Fifty of the world's largest food, beverage and consumer product manufacturers plan to collaborate on an electronic marketplace that will allow them to purchase the estimated $200 billion of goods and services they use each year more cheaply and efficiently.
Some of the biggest consumer product names such as Kraft Foods, Procter & Gamble and Nestle USA are funding the venture with Grocery Manufacturers of America. The idea was conceived less than two weeks ago, shortly after the country's largest auto makers decided to form a similar marketplace for parts.
The business-to-business e-commerce network is meant to help food companies lower their costs for everything from cardboard boxes to janitorial services and help speed products to market, but it probably won't lower prices for consumers, at least not initially.
Indeed, some analysts painted the news as a kind of public relations attempt by old-line food companies, which have fallen out of favor with investors.
Details of the online marketplace are still being worked out. Initially, GMA officials say, it will probably focus on procurement of common items such as packaging, office and industrial supplies and services. But eventually, it could expand to encompass food ingredients, manufacturers' sales to wholesalers, order fulfillment and tracking and customer service.
Most important, according to one Procter & Gamble official, it will create a common set of standards for the food industry, from purchase orders to product codes. "Imagine if the banking industry didn't have a set of standards, how long it would take for a check to go through," P&G spokeswoman Gretchen Briscoe said. "[Consumer products companies] need a common way to speak to each other."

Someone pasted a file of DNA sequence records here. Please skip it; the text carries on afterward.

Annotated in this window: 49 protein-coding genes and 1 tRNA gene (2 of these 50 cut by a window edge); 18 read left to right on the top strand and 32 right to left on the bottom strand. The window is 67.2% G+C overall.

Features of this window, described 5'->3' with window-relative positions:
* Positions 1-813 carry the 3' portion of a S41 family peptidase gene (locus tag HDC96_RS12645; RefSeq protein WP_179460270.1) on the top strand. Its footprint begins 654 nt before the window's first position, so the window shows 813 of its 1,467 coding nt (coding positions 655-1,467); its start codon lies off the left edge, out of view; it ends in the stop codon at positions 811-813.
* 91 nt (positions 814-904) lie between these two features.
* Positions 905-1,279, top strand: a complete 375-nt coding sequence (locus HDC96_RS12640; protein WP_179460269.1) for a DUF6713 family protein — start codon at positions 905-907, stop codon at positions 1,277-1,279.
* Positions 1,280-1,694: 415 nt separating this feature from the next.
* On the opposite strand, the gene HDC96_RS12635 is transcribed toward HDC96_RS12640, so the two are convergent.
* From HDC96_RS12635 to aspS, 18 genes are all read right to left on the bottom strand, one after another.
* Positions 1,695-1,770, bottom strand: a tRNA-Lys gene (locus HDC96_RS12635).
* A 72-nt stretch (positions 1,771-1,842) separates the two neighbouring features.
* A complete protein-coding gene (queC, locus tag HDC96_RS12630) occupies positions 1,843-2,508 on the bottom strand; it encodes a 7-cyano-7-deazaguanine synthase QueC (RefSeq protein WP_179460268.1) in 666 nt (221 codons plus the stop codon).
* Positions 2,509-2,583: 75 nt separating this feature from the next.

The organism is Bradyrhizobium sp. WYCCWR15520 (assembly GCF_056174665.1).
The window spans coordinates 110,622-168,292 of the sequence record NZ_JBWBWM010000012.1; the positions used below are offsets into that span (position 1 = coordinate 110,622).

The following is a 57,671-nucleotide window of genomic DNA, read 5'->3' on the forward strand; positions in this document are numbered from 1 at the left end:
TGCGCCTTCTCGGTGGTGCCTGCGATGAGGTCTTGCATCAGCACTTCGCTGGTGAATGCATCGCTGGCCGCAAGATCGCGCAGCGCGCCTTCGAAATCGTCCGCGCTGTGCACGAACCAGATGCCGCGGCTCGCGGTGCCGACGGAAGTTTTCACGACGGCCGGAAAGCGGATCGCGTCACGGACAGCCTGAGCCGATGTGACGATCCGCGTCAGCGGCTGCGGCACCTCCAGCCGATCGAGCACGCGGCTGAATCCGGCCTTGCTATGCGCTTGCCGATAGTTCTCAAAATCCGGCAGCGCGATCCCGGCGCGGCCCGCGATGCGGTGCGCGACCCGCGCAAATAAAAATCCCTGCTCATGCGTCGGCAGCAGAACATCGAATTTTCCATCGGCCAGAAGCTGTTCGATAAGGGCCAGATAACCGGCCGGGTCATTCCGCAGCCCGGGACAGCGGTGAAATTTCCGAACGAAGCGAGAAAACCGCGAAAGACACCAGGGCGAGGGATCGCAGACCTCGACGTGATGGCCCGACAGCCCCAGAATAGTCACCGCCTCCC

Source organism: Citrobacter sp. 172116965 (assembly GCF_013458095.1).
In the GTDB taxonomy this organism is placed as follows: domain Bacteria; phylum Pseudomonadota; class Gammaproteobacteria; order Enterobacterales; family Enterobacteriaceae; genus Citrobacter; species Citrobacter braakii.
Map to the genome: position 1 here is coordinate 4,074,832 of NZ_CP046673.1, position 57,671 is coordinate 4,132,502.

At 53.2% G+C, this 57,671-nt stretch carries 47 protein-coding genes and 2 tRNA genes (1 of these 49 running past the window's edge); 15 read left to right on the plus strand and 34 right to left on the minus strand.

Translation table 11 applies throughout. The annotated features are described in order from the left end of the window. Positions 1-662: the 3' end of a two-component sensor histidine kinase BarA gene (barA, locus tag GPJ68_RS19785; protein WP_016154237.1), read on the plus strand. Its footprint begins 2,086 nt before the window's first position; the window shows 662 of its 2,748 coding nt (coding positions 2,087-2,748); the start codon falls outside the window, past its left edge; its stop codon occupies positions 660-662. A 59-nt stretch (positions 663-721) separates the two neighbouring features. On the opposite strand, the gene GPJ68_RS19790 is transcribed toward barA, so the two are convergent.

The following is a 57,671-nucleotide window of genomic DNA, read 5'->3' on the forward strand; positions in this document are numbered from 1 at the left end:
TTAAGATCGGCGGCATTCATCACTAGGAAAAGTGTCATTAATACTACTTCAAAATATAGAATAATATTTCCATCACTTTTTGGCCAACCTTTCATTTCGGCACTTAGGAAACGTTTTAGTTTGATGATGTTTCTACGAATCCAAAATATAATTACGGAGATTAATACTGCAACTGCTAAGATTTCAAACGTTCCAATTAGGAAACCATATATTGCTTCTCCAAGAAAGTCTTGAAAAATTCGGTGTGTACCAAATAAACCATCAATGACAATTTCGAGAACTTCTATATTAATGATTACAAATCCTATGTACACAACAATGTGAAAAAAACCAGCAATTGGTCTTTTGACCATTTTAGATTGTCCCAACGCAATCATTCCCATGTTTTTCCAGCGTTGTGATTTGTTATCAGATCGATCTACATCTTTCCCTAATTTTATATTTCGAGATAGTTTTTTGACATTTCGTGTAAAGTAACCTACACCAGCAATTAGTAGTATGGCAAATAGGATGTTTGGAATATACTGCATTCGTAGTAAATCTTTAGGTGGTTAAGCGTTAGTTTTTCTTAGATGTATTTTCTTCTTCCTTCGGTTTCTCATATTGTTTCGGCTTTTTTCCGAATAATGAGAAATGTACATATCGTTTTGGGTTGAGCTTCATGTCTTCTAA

GMA announced the marketplace in an attempt to fend off business-to-business initiatives by "dot-com" companies, which analysts say would steal both their business and the commissions involved with these transactions. Under its plan, GMA will form a separate company, to be owned by the food companies that use the system. The marketplace should be launched in the next year, said Bill James, GMA senior vice president.
Other participants in the online marketplace include Unilever, Sara Lee, Morton Salt, Pillsbury, General Mills, Campbell Soup and Clorox.
Sales from business-to-business sites are expected to total more than $2.7 trillion by 2004, eclipsing the $184 billion in consumer sales projected for that year.